In 2004 and 2005 came the DARPA Grand Challenges–competitions in which vehicles were expected to traverse hundreds of desert miles completely autonomously. In 2007, DARPA brought the robots into a suburban setting for the Urban Challenge.
Last August, we discussed ELROB, the European Land Robot competition in which robotic vehicles were challenged with traversing an off-road course autonomously or semi-autonomously. We responded to the EE times assertion that ELROB required “more autonomy” than did the USA’s DARPA Challenges. We were (okay okay, “I” was) offended.
And now we have the United Kingdom Ministry of Defence’s (“MoD”) Grand Challenge. The objective in this competition is to have robots identify enemy threats within an urban setting using as much autonomy as possible before any humans enter the combat theater. Robots are expected to identify:
- Improvised Explosive Device (IED)
- Marksman operating from a building.
- ‘Technical’ (civilian 4×4 with mounted heavy weapon) either in open or under cover.
- Armed people in military-style clothing.
“The targets will be placed in a variety of types of location varying from in-the-open to the fully obscured. More credit will be given for those targets that are obscured or partially obscured.” This truly a difficult competition. As somebody familiar with the difficulty in the kind of object recognition required to achieve these objectives, I predict no participant will complete the objectives to the satisfaction of the judges.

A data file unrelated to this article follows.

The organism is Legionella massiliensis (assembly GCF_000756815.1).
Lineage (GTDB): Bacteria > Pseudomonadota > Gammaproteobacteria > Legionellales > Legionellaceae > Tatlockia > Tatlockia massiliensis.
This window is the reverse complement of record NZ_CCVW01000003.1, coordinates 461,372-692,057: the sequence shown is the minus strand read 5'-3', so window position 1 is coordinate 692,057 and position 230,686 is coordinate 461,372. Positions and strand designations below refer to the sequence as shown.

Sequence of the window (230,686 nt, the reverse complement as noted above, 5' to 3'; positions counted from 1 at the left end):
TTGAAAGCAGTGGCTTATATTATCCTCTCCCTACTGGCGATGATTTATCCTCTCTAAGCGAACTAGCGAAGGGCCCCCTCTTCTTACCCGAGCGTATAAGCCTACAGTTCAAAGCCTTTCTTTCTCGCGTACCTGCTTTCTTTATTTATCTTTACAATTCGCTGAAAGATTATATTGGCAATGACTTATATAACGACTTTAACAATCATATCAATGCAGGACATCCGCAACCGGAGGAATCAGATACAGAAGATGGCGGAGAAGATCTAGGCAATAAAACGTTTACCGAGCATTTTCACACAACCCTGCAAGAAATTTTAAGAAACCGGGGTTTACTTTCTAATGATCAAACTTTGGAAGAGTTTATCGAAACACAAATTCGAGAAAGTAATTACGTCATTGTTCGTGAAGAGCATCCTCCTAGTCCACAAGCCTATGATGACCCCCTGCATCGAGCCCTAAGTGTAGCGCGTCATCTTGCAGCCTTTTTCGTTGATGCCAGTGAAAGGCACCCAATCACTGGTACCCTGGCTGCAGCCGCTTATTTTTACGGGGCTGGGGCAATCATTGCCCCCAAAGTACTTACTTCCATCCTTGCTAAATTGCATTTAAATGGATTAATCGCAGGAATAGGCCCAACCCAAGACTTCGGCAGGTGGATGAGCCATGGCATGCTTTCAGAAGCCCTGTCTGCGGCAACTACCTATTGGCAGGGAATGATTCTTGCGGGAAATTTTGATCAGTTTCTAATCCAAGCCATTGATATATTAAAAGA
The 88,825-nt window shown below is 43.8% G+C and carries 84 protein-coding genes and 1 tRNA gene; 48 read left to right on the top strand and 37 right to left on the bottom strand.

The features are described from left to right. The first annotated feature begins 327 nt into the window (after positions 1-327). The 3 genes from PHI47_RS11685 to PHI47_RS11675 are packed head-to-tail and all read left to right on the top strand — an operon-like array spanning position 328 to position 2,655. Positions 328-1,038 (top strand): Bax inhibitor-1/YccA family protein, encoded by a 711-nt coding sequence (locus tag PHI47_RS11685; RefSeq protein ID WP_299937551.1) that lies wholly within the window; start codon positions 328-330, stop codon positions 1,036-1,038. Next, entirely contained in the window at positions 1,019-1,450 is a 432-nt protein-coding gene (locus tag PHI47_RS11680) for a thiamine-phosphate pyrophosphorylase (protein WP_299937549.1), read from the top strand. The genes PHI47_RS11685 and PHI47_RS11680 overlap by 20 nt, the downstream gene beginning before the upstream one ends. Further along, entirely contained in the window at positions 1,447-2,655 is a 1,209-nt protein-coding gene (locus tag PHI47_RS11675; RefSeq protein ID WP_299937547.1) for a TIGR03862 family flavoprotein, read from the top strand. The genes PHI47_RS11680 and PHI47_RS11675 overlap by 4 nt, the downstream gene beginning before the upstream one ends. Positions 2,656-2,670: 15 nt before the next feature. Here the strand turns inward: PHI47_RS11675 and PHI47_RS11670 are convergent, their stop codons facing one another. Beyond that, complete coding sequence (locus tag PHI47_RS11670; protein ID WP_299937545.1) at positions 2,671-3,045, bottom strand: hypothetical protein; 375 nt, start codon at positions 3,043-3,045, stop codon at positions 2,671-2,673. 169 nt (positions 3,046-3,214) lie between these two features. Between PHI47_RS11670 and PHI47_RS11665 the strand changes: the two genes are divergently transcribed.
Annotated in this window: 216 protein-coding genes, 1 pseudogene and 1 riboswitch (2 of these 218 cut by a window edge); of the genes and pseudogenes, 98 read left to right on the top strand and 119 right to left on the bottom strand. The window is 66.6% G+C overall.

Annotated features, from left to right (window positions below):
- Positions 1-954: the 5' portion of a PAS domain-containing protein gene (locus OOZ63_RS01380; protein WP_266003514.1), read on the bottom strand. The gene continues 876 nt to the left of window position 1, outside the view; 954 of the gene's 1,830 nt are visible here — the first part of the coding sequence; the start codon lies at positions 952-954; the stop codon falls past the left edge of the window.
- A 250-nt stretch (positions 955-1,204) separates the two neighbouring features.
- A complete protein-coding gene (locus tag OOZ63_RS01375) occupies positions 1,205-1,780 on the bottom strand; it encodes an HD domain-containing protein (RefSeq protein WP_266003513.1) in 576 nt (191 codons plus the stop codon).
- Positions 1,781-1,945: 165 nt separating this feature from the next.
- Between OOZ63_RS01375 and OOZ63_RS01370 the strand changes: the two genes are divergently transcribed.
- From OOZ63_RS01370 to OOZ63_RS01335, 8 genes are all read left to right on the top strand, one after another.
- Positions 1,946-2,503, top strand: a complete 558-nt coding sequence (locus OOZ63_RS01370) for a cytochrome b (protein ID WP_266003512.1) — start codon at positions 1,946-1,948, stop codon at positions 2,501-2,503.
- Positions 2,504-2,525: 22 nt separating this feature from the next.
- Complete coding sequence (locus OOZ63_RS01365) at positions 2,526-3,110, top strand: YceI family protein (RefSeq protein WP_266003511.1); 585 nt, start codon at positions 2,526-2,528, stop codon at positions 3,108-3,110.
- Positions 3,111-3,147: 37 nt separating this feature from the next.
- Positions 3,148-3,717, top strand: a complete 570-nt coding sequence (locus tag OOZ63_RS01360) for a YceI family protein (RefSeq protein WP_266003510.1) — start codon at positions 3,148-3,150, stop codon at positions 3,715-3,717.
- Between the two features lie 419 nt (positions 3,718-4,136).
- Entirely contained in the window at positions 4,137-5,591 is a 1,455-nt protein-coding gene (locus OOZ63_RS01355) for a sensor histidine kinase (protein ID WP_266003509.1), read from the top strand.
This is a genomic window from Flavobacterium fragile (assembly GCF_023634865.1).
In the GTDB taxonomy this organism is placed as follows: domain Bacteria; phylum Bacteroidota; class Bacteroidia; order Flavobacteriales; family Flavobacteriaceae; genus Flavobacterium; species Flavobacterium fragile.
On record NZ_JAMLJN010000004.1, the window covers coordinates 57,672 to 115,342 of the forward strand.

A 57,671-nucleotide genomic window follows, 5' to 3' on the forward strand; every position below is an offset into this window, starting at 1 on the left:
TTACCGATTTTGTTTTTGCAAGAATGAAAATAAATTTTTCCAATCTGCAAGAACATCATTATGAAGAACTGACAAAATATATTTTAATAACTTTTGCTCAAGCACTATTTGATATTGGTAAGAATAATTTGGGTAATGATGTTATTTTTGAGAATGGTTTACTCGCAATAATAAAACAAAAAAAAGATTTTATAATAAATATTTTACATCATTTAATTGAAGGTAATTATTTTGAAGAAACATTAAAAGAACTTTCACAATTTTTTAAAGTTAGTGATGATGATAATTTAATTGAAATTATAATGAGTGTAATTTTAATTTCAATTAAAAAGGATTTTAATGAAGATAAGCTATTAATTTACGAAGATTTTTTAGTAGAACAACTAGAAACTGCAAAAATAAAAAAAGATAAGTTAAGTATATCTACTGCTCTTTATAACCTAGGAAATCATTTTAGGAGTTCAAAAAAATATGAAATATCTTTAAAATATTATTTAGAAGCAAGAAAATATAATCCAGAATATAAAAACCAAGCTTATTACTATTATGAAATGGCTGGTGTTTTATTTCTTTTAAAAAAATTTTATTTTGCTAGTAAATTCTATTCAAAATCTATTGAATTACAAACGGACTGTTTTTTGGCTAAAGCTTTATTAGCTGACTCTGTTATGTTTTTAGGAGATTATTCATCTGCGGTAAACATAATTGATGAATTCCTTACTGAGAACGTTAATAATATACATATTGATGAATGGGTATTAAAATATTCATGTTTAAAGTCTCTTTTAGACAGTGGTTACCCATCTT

Like the Grand Challenges, there have been many phases throughout the competition. And like the Grand Challenges, it all comes down to one final event. This final event is set to take place in Copehill Down, shown in the image at the right. The date has been stated as “Summer 2008.”
Participants have been using all the resources at their disposal from mobile vehicles to unmanned aircraft. The model is generally that robots on the ground are in communication with bots in the air which collectively provide information to a central station. Although humans are allowed to interpret the data and even guide the robots, the spirit of the competition is intended to relieve the human of most of the burden of identifying the risks.
This scenario is a perfect opportunity for builders to leverage technologies that have emerged from DARPA’s Challenges such as Gray Matter, Inc.’s AVS and TORC’s AN-100 autonomy-in-a-box products. These American-made technologies have commoditized excise tasks such as navigation and obstacle avoidance and would allow MoD GC participants to focus on their higher level applications.
I have been unsuccessful in accessing Dragonfly Air Systems to directly validate the existence of this dual-rotor helibot. If a reader happens to validate the existence of this robot, I’d appreciate an email or a post on it.
- MoD Grand Challenge website
- War of the Future: Robot vs. Robot
- BML wins a place at the 2008 MoD Grand Challenge
- The UK MoD Grand Challenge 2008
- All images, except dual prop UAV from official MoD Grand Challenge Website
- Dual Prop UAV image from Barnard Microsystems Limited. Allegedly via Dragonfly Air Systems.